Before getting into the feature request, consider the purpose and bigger picture for pull request builds.
- A contributor submits a pull request.
- An owner needs to review the code changes before merging the pull request.
- Part of the owner’s criteria for merging the pull request is seeing the circleci build status go green. This status implies “safe to merge”.
When CircleCI runs a pull request build, it simply pulls the code from the pull request source branch. It does not merge with the target branch. This means that the built code, and therefore the status, does not necessarily apply to whether or not the pull request is “safe to merge”.
Allow me to try to illustrate a scenario:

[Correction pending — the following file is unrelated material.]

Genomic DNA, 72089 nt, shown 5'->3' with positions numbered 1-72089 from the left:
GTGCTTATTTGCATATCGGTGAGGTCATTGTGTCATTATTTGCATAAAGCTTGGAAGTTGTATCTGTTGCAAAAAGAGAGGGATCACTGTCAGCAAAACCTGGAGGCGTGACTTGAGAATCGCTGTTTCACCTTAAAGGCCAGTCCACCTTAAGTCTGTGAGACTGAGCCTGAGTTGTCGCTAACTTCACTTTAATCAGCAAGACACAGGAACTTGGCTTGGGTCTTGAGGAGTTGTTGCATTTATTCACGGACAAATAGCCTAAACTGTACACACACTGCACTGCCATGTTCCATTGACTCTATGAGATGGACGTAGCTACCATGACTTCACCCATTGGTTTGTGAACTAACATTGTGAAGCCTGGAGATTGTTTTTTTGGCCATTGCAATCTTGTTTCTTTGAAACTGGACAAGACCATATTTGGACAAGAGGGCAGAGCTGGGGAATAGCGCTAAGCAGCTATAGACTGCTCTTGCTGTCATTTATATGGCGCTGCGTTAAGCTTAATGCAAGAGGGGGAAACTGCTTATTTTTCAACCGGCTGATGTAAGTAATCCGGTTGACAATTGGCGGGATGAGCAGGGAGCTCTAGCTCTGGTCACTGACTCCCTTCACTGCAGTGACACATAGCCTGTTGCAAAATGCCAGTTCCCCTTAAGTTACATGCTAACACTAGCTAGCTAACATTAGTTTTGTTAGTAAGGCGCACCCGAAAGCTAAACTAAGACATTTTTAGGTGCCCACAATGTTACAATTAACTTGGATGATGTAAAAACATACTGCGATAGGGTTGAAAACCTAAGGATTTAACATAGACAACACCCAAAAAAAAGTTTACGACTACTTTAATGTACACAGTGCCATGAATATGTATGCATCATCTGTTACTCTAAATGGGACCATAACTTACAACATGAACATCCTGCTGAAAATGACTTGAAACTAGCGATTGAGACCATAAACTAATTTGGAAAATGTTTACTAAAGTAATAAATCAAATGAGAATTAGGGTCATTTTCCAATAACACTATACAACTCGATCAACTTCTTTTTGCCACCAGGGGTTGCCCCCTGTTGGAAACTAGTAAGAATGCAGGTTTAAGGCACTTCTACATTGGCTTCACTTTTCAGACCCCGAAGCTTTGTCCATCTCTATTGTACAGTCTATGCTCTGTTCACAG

- Tuesday: User A pulls code locally. He changes a function signature and updates all usages.
- Wednesday: User B pushes code that adds a new usage of this function.
- Thursday: User A submits a pull request with his refactor.
- Note that User A never rebased his change to pick up User B’s new code.
- The CircleCI build passes, because it only pulled the PR source branch.
- The owner merges the PR, and the upstream build fails, because User A’s and User B’s changes are functionally incompatible.
The scenario would be solved if CircleCI would automatically merge the source branch with the target branch during the “checkout” phase of the build.